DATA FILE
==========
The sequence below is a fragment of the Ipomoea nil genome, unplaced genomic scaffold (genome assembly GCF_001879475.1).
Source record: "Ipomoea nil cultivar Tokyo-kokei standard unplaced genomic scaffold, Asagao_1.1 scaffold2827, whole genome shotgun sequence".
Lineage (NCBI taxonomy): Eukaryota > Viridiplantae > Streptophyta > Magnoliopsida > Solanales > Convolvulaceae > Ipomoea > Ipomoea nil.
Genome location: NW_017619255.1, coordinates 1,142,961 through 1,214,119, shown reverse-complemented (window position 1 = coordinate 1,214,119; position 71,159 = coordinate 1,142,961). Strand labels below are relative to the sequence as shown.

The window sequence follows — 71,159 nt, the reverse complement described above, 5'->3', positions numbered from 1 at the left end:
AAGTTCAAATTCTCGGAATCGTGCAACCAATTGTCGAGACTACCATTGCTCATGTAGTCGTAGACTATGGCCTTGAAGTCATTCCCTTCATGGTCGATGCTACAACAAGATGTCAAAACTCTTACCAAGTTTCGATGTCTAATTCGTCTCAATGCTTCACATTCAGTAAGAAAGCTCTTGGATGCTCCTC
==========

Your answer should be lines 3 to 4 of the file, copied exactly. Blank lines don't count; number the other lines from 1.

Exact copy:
Lineage (NCBI taxonomy): Eukaryota > Viridiplantae > Streptophyta > Magnoliopsida > Solanales > Convolvulaceae > Ipomoea > Ipomoea nil.
Genome location: NW_017619255.1, coordinates 1,142,961 through 1,214,119, shown reverse-complemented (window position 1 = coordinate 1,214,119; position 71,159 = coordinate 1,142,961). Strand labels below are relative to the sequence as shown.